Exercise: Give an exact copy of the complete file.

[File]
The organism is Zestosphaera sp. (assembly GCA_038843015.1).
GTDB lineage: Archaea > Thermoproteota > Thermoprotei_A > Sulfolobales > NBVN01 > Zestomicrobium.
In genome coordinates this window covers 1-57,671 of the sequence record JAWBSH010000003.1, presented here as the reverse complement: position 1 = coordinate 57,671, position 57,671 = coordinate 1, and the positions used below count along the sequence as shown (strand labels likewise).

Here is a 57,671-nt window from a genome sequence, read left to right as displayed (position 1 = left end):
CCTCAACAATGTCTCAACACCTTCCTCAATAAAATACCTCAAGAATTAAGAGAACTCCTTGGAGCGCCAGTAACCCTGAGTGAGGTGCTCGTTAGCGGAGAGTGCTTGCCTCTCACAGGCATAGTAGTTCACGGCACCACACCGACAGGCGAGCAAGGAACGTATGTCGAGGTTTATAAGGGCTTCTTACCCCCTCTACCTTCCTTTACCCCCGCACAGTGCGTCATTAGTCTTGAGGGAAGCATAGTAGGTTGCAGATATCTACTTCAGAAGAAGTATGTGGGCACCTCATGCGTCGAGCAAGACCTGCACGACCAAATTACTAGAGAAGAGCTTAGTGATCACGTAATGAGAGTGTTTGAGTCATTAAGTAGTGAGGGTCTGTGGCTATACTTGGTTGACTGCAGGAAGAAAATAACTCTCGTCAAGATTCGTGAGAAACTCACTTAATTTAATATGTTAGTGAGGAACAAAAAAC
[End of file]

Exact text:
The organism is Zestosphaera sp. (assembly GCA_038843015.1).
GTDB lineage: Archaea > Thermoproteota > Thermoprotei_A > Sulfolobales > NBVN01 > Zestomicrobium.
In genome coordinates this window covers 1-57,671 of the sequence record JAWBSH010000003.1, presented here as the reverse complement: position 1 = coordinate 57,671, position 57,671 = coordinate 1, and the positions used below count along the sequence as shown (strand labels likewise).

Here is a 57,671-nt window from a genome sequence, read left to right as displayed (position 1 = left end):
CCTCAACAATGTCTCAACACCTTCCTCAATAAAATACCTCAAGAATTAAGAGAACTCCTTGGAGCGCCAGTAACCCTGAGTGAGGTGCTCGTTAGCGGAGAGTGCTTGCCTCTCACAGGCATAGTAGTTCACGGCACCACACCGACAGGCGAGCAAGGAACGTATGTCGAGGTTTATAAGGGCTTCTTACCCCCTCTACCTTCCTTTACCCCCGCACAGTGCGTCATTAGTCTTGAGGGAAGCATAGTAGGTTGCAGATATCTACTTCAGAAGAAGTATGTGGGCACCTCATGCGTCGAGCAAGACCTGCACGACCAAATTACTAGAGAAGAGCTTAGTGATCACGTAATGAGAGTGTTTGAGTCATTAAGTAGTGAGGGTCTGTGGCTATACTTGGTTGACTGCAGGAAGAAAATAACTCTCGTCAAGATTCGTGAGAAACTCACTTAATTTAATATGTTAGTGAGGAACAAAAAAC